The Role of International Human Rights Law in the Protection of Online Privacy in the Age of Surveillance.

Watt, E., 2017. The Role of International Human Rights Law in the Protection of Online Privacy in the Age of Surveillance. In: Rõigas, H., Jakschis, R., Lindström, L. and Minárik, T., eds. 9th International Conference on Cyber Conflict: Defending the Core. Tallinn, Estonia: NATO Cooperative Cyber Defence Centre of Excellence.

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Abstract

Whilst the political dust on mass surveillance is slowly settling down, what has become apparent is the uncertainty regarding the interpretation and application of the right to privacy norms under Article 17 of the International Covenant on Civil and Political Rights 1966 in the context of cyberspace. Despite the world-wide condemnation of these practices by, inter alia, the United Nations and international human rights organisations, little consensus has been reached on how to bring them in line with international human rights law. This paper proposes that the most pragmatic solution is updating Article 17 by replacing General Comment No.16. There are many issues that require attention. The paper focuses on two fundamental aspects of this process, namely the development of more detailed understanding of what is meant by the right to privacy in the 21st century, and the challenge posed by foreign cyber surveillance to the principle of extraterritorial application of human rights treaties. To that end, the paper identifies that the ‘effective control’ test, developed by international human rights courts and bodies adopted to determine jurisdiction, is unsuitable in the context of state-sponsored cyber surveillance. The paper considers a number of suggestions made by legal scholars, which hinge on the control of communications, rather than the physical control over areas or individuals. Such a ‘virtual control’ approach seems in line with the jurisprudence of the European Court of Human Rights, according to which extraterritorial obligations may arise when states exercise authority and control over an individual’s human rights, despite not having physical control over that individual. The paper argues that the ‘virtual control’ test, understood as a remote control over the individual’s right to privacy of communications, may help to close the normative gap that state intelligence agencies keenly exploit at the moment.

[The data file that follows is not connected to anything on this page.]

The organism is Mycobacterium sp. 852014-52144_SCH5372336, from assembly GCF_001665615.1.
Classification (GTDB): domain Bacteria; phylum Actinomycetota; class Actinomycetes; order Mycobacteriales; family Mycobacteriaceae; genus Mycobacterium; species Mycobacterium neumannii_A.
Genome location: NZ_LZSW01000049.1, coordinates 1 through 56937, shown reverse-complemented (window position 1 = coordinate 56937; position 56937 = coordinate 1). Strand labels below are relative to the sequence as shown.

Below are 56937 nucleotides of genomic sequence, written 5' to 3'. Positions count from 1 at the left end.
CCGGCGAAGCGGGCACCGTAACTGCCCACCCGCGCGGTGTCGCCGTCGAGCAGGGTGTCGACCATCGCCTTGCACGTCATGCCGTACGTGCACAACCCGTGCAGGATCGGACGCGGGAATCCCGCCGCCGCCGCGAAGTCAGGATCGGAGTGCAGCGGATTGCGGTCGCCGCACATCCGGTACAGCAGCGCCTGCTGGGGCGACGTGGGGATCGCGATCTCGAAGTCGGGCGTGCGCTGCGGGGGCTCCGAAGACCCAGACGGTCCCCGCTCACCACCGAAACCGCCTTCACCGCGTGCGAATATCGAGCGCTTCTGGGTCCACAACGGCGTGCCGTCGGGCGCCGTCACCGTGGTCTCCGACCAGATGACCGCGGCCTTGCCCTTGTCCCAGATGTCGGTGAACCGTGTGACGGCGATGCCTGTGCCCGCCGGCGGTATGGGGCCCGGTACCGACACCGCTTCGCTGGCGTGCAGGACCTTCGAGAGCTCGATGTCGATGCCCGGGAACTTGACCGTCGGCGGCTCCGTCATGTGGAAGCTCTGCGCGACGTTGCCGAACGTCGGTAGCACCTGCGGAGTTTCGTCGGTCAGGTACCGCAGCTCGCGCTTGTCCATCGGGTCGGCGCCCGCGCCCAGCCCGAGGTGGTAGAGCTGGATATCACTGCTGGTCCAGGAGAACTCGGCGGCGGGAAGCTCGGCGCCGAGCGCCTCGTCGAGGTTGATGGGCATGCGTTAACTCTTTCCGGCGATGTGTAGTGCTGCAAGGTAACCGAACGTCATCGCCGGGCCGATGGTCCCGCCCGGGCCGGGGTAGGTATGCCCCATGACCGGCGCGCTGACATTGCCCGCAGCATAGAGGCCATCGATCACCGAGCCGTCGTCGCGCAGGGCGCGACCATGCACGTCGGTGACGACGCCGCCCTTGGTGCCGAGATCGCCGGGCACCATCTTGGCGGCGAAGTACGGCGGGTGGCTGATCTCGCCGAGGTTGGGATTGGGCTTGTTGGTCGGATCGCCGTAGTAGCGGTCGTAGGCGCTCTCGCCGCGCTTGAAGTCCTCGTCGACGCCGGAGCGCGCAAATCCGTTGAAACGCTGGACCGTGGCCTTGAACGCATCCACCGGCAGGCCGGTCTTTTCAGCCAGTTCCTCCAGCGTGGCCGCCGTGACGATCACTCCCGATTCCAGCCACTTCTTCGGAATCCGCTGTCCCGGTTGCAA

Item Type:Book Section
Uncontrolled Keywords:cyber surveillance; privacy; extraterritorial obligations; ‘effective control’ test; ‘virtual control’ test
Group:Faculty of Media & Communication
ID Code:30324
Deposited By: Unnamed user with email symplectic@symplectic
Deposited On:06 Feb 2018 12:33
Last Modified:06 Feb 2018 12:34

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